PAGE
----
A recent Editor’s Pick in the Albany Herald discusses the positive impact of a law that we believe is important for many to know about. As is the case in other states, Georgia has a Good Samaritan law. Georgia’s Good Samaritan law is found at the Official Code of Georgia Annotated 51-1-29. Good Samaritan laws protect medical professionals and the public from liability when they voluntarily and gratuitously assist or provide care to an injured victim. They are also intended to enable those having a medical emergency or those hurt and in need, to get the help that could save their lives or protect them from further injury.
These laws are now being expanded to an epidemic that is found across our country. Most Americans are aware that thousands in our country are addicted to prescription drugs, such as opioids. Many of these individuals are vulnerable to overdoses which can lead to death. To help those who might be saved after overdosing on these drugs, many states including Georgia have taken a step to save lives.
The Georgia General Assembly has enacted a specific law that allows the public to contact emergency help for those who may have overdosed on these drugs, without fear of criminal or other liability. This means that even if there are other illegal drugs or contraband on the premises, they will not be held for these potential crimes. The law is called the Georgia 911 Medical Amnesty Law and is helping to save lives in Georgia. Another aspect of this law protects first responders from liability in administering help or medications, such as Narcan, that can reverse an overdose for at least a period of time so that the individual can get medical care.
According to the National Conference of State Legislatures, in 2015 the Centers for Disease Control reported that over 50,000 Americans died of a drug overdose. Many of these deaths involved the use of opioids. This increasing public health issue has been the subject of legislation across the country. These laws range from more resources for treatment and detoxification to Good Samaritan immunity like that enacted in Georgia. It is well-known that those closest to the addicted person can save a life. Across the country, the new laws related to this epidemic, include the expanded use of drugs like Narcan, to those who are not medical professionals.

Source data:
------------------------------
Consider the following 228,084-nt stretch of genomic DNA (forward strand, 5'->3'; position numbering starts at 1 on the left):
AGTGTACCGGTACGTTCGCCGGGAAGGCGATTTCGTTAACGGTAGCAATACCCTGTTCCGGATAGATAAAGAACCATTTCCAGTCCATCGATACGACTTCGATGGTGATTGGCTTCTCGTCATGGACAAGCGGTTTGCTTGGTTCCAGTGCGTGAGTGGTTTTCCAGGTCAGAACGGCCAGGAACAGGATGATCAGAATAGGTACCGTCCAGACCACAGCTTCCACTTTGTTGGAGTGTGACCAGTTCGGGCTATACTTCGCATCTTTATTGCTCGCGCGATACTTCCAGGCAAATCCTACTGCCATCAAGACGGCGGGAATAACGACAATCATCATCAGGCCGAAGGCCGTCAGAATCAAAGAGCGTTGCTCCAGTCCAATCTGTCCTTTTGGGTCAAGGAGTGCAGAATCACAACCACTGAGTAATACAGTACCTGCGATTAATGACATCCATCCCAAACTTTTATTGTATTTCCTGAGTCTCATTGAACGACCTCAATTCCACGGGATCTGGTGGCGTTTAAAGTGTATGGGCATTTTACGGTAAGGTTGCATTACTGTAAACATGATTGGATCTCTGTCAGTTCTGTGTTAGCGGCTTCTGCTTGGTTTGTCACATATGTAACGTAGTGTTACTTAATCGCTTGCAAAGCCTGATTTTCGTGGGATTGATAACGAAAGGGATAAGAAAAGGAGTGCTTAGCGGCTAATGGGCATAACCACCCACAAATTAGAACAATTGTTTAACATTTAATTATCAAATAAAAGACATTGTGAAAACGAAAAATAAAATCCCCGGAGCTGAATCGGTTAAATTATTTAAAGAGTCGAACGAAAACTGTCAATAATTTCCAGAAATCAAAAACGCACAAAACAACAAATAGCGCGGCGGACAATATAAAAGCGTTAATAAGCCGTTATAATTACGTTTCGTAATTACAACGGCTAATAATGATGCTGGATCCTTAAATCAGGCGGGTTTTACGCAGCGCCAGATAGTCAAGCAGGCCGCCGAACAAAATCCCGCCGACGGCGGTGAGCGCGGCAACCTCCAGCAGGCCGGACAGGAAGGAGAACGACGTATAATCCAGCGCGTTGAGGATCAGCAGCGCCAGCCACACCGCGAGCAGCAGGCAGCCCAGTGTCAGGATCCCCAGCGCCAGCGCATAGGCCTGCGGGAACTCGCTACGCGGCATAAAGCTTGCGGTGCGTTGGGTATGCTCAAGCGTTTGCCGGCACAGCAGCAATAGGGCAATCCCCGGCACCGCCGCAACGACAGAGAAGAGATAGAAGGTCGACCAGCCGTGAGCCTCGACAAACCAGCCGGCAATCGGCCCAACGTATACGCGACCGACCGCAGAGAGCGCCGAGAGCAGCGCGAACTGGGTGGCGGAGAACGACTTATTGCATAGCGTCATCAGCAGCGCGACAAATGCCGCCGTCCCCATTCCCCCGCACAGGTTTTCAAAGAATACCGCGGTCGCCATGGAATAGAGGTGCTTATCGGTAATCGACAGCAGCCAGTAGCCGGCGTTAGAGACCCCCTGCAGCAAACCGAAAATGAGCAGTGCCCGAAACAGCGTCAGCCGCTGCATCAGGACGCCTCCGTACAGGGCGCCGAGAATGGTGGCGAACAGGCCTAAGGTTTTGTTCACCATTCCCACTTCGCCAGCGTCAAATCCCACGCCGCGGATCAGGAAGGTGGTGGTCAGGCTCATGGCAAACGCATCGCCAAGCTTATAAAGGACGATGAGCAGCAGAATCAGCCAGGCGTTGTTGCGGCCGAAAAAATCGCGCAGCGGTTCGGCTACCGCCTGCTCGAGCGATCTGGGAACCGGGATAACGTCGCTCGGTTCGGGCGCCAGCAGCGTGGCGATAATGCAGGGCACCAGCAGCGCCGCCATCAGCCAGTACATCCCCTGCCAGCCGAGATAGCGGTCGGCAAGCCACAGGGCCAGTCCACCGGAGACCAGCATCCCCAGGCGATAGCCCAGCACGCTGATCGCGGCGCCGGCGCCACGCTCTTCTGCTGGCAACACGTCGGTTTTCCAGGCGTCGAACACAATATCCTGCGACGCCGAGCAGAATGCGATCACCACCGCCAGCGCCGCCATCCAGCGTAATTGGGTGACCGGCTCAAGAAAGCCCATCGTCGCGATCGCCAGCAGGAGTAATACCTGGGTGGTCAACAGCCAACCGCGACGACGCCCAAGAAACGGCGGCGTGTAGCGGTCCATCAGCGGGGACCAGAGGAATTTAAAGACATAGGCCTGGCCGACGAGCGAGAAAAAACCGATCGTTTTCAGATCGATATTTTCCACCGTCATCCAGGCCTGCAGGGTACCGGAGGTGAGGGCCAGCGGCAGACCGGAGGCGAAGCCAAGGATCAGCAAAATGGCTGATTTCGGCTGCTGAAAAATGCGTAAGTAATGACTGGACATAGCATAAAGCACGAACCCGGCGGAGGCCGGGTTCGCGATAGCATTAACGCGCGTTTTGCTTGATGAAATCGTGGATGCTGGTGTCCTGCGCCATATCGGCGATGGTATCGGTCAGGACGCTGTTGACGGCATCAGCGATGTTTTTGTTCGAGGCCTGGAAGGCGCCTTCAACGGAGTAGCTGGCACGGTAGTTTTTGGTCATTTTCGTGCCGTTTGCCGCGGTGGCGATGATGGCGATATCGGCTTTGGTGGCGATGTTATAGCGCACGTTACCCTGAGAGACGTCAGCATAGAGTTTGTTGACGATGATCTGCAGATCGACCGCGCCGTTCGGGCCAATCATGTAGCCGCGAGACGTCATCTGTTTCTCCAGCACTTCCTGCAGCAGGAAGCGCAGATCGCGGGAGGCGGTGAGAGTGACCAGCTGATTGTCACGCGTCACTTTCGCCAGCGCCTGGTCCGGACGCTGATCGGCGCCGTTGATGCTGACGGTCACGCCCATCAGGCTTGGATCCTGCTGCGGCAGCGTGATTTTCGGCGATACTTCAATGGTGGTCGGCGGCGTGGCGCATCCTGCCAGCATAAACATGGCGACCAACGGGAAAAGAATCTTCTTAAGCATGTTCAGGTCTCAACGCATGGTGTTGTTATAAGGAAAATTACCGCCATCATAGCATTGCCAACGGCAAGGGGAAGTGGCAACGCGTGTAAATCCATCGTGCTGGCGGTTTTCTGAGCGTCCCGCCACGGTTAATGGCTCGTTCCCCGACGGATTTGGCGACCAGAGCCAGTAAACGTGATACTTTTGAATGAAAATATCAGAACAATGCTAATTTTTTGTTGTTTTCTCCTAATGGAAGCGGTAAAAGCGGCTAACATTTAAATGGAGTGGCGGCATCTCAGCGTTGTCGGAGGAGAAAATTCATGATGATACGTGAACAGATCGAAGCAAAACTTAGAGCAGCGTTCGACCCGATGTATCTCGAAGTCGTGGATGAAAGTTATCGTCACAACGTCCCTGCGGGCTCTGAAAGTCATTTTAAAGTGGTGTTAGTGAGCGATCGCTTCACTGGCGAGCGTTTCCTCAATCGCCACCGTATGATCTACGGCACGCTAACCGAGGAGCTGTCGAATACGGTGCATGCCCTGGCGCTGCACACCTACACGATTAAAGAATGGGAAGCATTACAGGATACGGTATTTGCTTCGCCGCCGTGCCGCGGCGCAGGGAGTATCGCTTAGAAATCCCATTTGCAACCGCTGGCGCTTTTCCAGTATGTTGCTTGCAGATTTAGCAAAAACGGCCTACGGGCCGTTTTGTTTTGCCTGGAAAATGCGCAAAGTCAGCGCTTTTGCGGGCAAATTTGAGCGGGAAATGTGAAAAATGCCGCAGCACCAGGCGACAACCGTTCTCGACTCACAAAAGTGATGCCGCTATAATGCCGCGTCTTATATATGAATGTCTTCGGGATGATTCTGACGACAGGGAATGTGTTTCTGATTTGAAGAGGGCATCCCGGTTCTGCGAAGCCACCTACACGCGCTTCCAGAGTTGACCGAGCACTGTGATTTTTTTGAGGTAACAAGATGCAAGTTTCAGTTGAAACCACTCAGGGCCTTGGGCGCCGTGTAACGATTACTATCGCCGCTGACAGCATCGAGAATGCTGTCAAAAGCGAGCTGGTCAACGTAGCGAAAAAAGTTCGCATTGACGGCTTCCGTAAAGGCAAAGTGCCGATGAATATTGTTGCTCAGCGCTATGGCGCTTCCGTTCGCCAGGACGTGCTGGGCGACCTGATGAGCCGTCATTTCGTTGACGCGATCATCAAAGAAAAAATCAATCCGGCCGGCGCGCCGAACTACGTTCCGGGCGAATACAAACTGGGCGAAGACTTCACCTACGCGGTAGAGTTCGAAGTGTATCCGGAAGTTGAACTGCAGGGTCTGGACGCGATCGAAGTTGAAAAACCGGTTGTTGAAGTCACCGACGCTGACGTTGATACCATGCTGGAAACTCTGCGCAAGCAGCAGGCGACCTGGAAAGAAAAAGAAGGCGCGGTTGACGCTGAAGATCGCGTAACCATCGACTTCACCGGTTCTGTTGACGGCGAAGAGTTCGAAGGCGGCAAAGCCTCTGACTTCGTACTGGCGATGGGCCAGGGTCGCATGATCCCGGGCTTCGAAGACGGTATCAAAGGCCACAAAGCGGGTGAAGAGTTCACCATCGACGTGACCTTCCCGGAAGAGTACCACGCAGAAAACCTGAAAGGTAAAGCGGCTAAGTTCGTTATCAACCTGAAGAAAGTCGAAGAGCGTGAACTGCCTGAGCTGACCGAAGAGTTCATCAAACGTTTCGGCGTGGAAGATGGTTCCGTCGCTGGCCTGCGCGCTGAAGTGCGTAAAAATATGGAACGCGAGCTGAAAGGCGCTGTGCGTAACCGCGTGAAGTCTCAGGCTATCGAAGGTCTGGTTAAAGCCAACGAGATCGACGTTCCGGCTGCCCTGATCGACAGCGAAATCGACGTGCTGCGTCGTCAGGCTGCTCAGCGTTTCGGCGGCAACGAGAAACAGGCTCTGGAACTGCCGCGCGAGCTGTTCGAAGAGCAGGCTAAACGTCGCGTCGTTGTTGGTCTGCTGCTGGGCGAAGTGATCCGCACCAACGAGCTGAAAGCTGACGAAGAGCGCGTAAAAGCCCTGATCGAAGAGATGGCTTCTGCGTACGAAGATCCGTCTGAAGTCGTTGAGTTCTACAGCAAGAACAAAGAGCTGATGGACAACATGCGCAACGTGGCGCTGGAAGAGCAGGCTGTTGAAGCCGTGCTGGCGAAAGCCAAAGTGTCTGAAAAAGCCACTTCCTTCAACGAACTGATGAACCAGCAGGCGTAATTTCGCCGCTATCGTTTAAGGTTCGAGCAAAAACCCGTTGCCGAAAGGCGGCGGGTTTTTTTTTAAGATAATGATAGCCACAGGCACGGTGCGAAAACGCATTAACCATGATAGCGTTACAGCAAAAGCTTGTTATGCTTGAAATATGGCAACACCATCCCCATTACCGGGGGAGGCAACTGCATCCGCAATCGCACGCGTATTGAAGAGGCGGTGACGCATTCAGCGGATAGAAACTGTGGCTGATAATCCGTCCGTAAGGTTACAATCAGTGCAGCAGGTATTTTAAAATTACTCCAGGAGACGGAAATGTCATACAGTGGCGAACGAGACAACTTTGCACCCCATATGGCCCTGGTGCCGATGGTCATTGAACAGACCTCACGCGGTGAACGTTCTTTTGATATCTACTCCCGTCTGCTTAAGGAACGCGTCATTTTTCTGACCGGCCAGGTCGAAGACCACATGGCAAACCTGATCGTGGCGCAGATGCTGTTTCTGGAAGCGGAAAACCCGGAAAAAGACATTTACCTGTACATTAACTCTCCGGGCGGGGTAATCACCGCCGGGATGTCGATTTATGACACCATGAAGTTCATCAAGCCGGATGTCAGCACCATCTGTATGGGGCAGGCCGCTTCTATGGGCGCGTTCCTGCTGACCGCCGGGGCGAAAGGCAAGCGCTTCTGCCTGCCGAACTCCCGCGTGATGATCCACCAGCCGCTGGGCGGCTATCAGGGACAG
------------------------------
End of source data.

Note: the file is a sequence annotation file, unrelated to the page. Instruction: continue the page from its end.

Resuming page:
In addition to laws that immunize good faith reports of overdoses, some states have also opened up greater opportunities for those who have been brought into the justice system due to substance abuse. Together with programs for immunity and treatment, some states have also made changes to their sentencing programs for those involved in prescription drug related crimes.
The legal team at Scholle Law brings our readers information about Georgia law and legislation that impacts our daily lives. We are here to support those who have been injured or harmed in accidents of all kinds. We appreciate the opportunity to inform our readers and our clients of Georgia legislative developments and court decisions. If you need help or guidance after an injury or accident, please do not hesitate to contact our law firm for a free legal consultation.